Law programs offer bachelor’s, master’s and doctoral degrees, while legal study programs are available at the associate level.

Political Science

A political science degree focuses on international relations, public administration and political science concepts and prepares you to work in the private or public sectors. This is a good degree if you want to work in international business, law, journalism, public service, or local or federal government jobs.

Political science programs offer associate, bachelor’s, master’s and doctoral degrees.

Psychology

A psychology degree explores the human mind and behavior. This includes understanding experiential learning and psychological theories. This degree is a great option for law enforcement jobs that involve understanding individuals, their behaviors and motivations.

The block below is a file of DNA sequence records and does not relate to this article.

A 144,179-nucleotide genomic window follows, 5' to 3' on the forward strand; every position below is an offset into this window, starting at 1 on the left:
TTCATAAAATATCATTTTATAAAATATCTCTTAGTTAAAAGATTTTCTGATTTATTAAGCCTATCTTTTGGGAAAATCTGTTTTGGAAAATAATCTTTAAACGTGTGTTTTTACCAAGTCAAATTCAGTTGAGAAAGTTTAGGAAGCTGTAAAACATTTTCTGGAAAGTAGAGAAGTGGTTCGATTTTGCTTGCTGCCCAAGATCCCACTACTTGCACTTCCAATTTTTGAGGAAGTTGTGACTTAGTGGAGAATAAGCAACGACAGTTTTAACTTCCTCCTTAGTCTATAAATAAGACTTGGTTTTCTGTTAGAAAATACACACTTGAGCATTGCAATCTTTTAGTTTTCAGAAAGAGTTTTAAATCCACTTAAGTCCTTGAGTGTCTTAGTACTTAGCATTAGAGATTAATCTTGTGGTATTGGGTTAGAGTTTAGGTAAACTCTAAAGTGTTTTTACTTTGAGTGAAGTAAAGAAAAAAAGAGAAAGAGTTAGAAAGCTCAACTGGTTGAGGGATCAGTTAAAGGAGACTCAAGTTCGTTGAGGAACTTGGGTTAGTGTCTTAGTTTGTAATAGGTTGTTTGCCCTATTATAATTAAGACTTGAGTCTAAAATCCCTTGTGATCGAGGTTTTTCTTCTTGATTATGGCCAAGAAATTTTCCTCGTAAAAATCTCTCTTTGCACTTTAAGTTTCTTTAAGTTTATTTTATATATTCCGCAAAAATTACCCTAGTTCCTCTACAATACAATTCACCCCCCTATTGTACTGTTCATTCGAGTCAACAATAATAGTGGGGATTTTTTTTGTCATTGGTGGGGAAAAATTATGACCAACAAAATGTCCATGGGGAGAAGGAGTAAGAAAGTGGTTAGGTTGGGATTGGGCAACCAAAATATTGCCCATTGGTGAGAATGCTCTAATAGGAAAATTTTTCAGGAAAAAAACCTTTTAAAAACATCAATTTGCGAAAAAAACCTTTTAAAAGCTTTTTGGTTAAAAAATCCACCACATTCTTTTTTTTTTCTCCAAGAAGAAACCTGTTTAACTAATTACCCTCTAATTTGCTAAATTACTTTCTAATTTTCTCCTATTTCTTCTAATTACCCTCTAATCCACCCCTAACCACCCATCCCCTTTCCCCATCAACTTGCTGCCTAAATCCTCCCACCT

Psychology programs offer associate, bachelor’s, master’s and doctoral degrees.

Careers in Law Enforcement to Consider

The below salary data comes from the U.S. Bureau of Labor Statistics, Payscale and Glassdoor.

Animal Control Officer

Median Annual Salary: $39,320
Required Education: High school diploma or GED certificate, plus on-the-job training; bachelor’s degree or certification from the National Animal Care and Control Association required for certain positions involving chemical immobilization or euthanasia
Job Overview: Animal control officers enforce the laws that ensure the safety and humane treatment of animals. They may respond to calls or investigate reports of animal cruelty, distressed or dangerous animals, or public safety incidents involving animals and people.